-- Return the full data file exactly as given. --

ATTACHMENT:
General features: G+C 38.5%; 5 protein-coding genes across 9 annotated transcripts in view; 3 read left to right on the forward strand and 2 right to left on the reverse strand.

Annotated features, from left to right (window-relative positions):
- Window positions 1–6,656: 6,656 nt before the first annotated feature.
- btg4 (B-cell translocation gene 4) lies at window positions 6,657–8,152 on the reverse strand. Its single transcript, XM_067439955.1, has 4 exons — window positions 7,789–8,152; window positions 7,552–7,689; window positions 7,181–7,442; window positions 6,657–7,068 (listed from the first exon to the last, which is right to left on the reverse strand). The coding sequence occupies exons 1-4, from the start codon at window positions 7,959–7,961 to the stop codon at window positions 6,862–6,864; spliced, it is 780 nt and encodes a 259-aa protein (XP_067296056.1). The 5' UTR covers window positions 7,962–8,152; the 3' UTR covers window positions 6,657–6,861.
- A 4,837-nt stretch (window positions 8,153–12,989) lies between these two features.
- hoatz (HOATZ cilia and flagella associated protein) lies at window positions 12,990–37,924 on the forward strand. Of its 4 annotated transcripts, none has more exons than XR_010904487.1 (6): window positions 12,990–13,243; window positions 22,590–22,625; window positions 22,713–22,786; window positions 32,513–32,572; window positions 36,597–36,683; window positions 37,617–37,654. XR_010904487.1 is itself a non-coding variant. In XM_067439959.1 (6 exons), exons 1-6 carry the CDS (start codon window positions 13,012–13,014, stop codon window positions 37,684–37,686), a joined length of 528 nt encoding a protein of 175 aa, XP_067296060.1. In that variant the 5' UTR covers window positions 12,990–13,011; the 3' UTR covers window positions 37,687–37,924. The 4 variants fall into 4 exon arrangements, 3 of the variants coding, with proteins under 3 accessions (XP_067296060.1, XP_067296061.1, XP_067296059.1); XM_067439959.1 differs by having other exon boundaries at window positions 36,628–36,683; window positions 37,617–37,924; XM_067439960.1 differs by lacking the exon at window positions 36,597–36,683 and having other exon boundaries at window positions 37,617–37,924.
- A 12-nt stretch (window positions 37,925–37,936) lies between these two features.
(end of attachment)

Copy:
General features: G+C 38.5%; 5 protein-coding genes across 9 annotated transcripts in view; 3 read left to right on the forward strand and 2 right to left on the reverse strand.

Annotated features, from left to right (window-relative positions):
- Window positions 1–6,656: 6,656 nt before the first annotated feature.
- btg4 (B-cell translocation gene 4) lies at window positions 6,657–8,152 on the reverse strand. Its single transcript, XM_067439955.1, has 4 exons — window positions 7,789–8,152; window positions 7,552–7,689; window positions 7,181–7,442; window positions 6,657–7,068 (listed from the first exon to the last, which is right to left on the reverse strand). The coding sequence occupies exons 1-4, from the start codon at window positions 7,959–7,961 to the stop codon at window positions 6,862–6,864; spliced, it is 780 nt and encodes a 259-aa protein (XP_067296056.1). The 5' UTR covers window positions 7,962–8,152; the 3' UTR covers window positions 6,657–6,861.
- A 4,837-nt stretch (window positions 8,153–12,989) lies between these two features.
- hoatz (HOATZ cilia and flagella associated protein) lies at window positions 12,990–37,924 on the forward strand. Of its 4 annotated transcripts, none has more exons than XR_010904487.1 (6): window positions 12,990–13,243; window positions 22,590–22,625; window positions 22,713–22,786; window positions 32,513–32,572; window positions 36,597–36,683; window positions 37,617–37,654. XR_010904487.1 is itself a non-coding variant. In XM_067439959.1 (6 exons), exons 1-6 carry the CDS (start codon window positions 13,012–13,014, stop codon window positions 37,684–37,686), a joined length of 528 nt encoding a protein of 175 aa, XP_067296060.1. In that variant the 5' UTR covers window positions 12,990–13,011; the 3' UTR covers window positions 37,687–37,924. The 4 variants fall into 4 exon arrangements, 3 of the variants coding, with proteins under 3 accessions (XP_067296060.1, XP_067296061.1, XP_067296059.1); XM_067439959.1 differs by having other exon boundaries at window positions 36,628–36,683; window positions 37,617–37,924; XM_067439960.1 differs by lacking the exon at window positions 36,597–36,683 and having other exon boundaries at window positions 37,617–37,924.
- A 12-nt stretch (window positions 37,925–37,936) lies between these two features.